On Sunday morning, I woke up, blinked blearily, and opened my laptop. Milo—a 12″ PowerBook G4, from way back in mid-2005—has been known to be ornery, but he usually gets his act together after a few minutes of beach-ball death-spinning. Sunday, though, he hung for even longer than usual; impatiently and trustingly, I pressed the power button to turn the computer off, then pressed to turn it on again. And that is when my computer finally bit the dust.
There’s nothing like becoming laptopless during Paper-Writing Season. With a term paper due on Tuesday and no computer on which to write it, I felt bewildered and bereft. Even my well-intentioned plans to cheer myself up hit a series of formidable dead ends. Download an episode of Gossip Girl on iTunes and watch it in my dorm room? Can’t, need a computer. Listen to some music on last.fm? Can’t, need a computer. I spent most of Sunday trying to offload files from my ailing laptop and wondering what to do next. After a few rounds of increasingly drastic salvage attempts, I determined that Milo was really, truly a goner.
Over the next 48 hours, I would realize two things. One: I’m pretty dependent on computers. Two: computers are everywhere.
My dependence on computers is not particularly unusual, at least for a college student. As my failed cheer-up ideas demonstrate, I depend on my laptop because it’s my primary conduit to both work and entertainment. Though I spent plenty of time offline (though the definition of “plenty” is, perhaps, up for grabs), most of my activities depend on a computer, or the internet, at least peripherally. When I realized that I would have to write my paper on litigious women in colonial Latin America, laptop or not, it wasn’t just word processing I knew I’d miss. Most of my readings for the class were in PDF form, scattered across my hard drive. Though I was able to recover them in time to finish up my research for the paper, doing so involved lugging a gigantic external hard drive from library to computer lab to dorm room, and back again. I probably could have used a thumb drive, it’s true. But it didn’t occur to me in time, because that’s just not a situation I ever face—a disconnect between my place of work and my source of information.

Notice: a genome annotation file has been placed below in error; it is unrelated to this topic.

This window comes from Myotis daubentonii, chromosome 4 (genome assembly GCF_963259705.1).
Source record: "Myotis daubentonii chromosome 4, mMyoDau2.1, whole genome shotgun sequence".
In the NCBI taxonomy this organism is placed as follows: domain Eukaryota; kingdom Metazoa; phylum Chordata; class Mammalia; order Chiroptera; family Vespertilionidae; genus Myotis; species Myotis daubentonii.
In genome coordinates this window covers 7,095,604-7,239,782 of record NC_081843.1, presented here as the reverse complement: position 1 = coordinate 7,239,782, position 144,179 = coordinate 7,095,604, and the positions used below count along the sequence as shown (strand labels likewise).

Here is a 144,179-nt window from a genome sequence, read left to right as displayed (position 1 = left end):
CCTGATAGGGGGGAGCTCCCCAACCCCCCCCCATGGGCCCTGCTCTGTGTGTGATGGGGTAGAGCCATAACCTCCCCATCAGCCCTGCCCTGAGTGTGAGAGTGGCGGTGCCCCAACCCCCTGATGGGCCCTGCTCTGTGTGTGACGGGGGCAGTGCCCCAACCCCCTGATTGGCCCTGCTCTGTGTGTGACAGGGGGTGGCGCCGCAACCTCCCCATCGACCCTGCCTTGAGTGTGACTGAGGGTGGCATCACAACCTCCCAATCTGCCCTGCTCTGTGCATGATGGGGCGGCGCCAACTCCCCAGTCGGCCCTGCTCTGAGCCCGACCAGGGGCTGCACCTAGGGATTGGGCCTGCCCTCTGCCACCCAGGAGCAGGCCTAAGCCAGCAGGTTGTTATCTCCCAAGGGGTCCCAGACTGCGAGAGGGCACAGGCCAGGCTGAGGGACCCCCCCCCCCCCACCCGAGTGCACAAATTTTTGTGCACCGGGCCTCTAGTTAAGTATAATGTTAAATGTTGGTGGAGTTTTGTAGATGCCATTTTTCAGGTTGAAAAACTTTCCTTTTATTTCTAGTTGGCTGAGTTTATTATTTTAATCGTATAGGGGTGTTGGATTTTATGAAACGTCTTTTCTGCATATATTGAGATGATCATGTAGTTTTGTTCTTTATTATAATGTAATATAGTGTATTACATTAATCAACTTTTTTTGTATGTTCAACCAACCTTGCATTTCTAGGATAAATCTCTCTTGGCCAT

In the library and computer lab, though, I acquainted myself with a fact of college life: because we depend so heavily on computers, there have to be contingency plans. Computers break all the time. Working in the personal computer clinic at school over the past year and a half, failed hard drives and corrupt software have become part of the regular pulse of my daily life. So there are computers everywhere, because no one can do their work if they don’t have their tools. I camped out in a miniature computer lab on the fourth floor of my dorm for, by my count, 7 hours on Tuesday morning. The night before, I’d settled down in the library with a loaner laptop for no less than 8 hours; the library keeps them in metal file drawers behind the front desk, ready to be loaned out for library use to temporarily laptopless students. Since I could only borrow the laptop for three hours at a time, I’d trundle down the stairs every few hours, a mess of documents still open on the desktop, and lift up the laptop so its bar code could be scanned again.
In the past year, I’ve thought a lot about computer dependence. I even gave a presentation this summer—stick figures drawn in autoshapes—regarding the pervasive role of computing in the lives of college students. We use our cell phones as alarm clocks; we get out our laptops even before we get out of bed in the morning. I knew all of this, in large part because I experience it every day. Even yet, I’ve never understood the pervasive role of computing in my life better than when, all of a sudden, it stopped pervading.
Yesterday, I got a new laptop. Milo is gone for good; I think it was probably his time. Part of me already misses him. He was a big part of my life.